Despite the fact that we're not next door to Mexico, Canadians have been increasingly adopting celebrating Cinco de Mayo in recent years. The reason why is simple enough: It's brightly coloured and upbeat and, at least in my case, I'll take any excuse I can get to eat “tacos al pastor.” It's one of the few times of year people go out of their way to purchase Mexican beer.
It’s a little ironic that that should be the case. Mexico’s brewing industry began in earnest during the brief reign of Emperor Maximilian. He was an Austrian nobleman that the French were trying to install as Mexico’s ruler, and Austrian brewers arrived with him. Cinco de Mayo actually commemorates a Mexican victory at the Battle of Puebla that temporarily saved Mexico from foreign rule.
Sensible people that they were, they eventually executed Maximilian and kept the brewers.
This is the main reason that the Mexican beers that we’re all familiar with are lagers. Another important factor is the hot, dry climate which demands a light, quenching beverage.
Corona is likely the beer that most people associate with Mexico due to a clever series of ad campaigns and the somewhat pleasing practice of jamming a lime wedge into the neck of the bottle. It does more or less what’s asked of it: It is cold, refreshing and doesn’t get in the way of spicy food. The ability to customize the amount of citrus flavour is a plus. Mexican people do drink Corona, but it is primarily brewed for export at this point.
Tecate seems to be more popular around Tijuana, and is sometimes accompanied by both lime and salt. It’s slightly darker in colour but there’s not a great deal more body or character. It’s not really designed to be savoured or thought about. It’s designed to quench your thirst.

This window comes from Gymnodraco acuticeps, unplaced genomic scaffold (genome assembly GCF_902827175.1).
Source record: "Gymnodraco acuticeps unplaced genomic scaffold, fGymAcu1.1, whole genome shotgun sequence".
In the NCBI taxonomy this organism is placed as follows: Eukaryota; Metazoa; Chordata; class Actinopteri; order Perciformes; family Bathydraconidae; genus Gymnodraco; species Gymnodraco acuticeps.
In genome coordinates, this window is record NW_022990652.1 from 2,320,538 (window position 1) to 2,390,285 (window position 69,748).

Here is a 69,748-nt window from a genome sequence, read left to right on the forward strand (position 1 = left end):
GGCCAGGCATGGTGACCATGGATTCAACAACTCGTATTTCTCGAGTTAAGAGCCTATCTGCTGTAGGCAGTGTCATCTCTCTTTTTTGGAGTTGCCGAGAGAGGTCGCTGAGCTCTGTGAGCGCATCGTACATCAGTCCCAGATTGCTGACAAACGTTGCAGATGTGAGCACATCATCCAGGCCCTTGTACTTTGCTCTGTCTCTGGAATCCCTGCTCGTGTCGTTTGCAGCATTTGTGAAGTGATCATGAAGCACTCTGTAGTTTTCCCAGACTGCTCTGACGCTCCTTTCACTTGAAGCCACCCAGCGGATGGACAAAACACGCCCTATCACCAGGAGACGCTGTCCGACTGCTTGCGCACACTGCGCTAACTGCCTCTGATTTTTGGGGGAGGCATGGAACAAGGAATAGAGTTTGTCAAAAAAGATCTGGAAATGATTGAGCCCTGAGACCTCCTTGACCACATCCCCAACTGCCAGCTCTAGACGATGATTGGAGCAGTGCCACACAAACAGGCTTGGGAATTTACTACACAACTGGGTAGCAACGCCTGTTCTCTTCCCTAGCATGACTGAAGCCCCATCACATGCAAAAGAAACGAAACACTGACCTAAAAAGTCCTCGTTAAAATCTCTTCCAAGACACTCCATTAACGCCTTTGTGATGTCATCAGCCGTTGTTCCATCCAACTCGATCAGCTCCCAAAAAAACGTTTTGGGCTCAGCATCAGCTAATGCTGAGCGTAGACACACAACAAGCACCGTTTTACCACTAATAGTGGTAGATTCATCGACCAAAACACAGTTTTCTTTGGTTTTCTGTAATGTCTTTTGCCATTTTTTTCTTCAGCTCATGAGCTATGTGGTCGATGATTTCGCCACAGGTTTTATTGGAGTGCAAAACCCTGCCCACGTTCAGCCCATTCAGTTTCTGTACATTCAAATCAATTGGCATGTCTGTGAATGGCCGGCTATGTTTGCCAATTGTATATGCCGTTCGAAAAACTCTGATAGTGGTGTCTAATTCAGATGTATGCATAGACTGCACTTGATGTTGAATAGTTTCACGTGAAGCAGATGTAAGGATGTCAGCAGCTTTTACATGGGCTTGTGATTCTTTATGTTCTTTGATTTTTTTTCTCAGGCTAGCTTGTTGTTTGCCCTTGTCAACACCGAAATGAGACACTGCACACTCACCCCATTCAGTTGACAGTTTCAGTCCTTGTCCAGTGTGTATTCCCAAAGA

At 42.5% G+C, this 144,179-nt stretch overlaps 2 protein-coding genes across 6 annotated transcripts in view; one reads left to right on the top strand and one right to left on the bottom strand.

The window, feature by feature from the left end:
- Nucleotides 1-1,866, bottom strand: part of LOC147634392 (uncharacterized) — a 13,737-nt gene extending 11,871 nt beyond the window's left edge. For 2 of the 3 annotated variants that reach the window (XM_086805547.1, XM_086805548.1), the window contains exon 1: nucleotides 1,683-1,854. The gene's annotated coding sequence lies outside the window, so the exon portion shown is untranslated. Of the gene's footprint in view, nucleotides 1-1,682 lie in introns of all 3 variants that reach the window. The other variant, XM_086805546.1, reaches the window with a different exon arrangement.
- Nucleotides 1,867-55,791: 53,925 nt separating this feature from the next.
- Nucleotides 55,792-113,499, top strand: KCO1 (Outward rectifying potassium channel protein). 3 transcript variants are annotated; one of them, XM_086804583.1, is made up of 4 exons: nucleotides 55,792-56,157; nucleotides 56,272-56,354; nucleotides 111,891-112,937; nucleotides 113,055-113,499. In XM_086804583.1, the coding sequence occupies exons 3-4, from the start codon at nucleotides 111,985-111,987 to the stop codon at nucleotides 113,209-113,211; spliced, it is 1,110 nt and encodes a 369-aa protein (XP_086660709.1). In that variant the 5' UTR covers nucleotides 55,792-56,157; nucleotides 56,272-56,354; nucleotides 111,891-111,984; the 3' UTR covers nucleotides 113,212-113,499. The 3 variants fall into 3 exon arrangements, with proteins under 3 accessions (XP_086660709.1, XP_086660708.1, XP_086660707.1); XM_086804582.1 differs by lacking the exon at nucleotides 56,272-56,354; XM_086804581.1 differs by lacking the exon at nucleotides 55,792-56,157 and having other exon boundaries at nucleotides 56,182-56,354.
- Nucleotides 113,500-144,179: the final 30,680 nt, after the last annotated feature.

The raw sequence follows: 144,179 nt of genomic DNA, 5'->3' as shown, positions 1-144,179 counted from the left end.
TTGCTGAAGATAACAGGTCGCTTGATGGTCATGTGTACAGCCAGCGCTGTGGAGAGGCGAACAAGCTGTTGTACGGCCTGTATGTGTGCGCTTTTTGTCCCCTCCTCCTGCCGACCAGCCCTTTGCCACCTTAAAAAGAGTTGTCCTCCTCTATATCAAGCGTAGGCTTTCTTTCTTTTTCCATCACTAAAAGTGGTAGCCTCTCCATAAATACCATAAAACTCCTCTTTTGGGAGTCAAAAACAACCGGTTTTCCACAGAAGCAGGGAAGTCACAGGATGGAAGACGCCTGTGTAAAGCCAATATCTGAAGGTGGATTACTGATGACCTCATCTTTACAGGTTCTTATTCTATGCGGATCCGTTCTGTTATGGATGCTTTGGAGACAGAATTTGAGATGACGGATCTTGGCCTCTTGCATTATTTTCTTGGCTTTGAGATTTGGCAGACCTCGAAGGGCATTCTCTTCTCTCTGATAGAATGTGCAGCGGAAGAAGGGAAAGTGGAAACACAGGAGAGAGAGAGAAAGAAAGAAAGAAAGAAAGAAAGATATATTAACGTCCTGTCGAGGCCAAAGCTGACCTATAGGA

Two of the better mainstream beers that have come out of Mexico are Vienna lagers, which should not come a surprise given the brewing industry’s heritage. Dos Equis and Negra Modelo contain some mild notes of caramel and roast, with Negra Modelo being the darker of the two. Either of these two options are likely to go with fried or grilled foods, making them your best option for a Cinco de Mayo feast.
Like just about everywhere else in the world, Mexico has a burgeoning craft beer industry. If you’re in Alberta, you’re lucky enough to have a couple of Mexican craft beers to try. Cerveceria Cucapa makes Chupacabras Pale Ale, named after the legendary cryptozoological goatsucker. They also make a brown ale called Obscura, which is relatively light in body despite featuring chocolate in the flavour. I suspect it would go perfectly with a mole sauce.
Jordan St. John writes about beer at saintjohnswort.ca. He’ll take any excuse to watch El Mariachi again.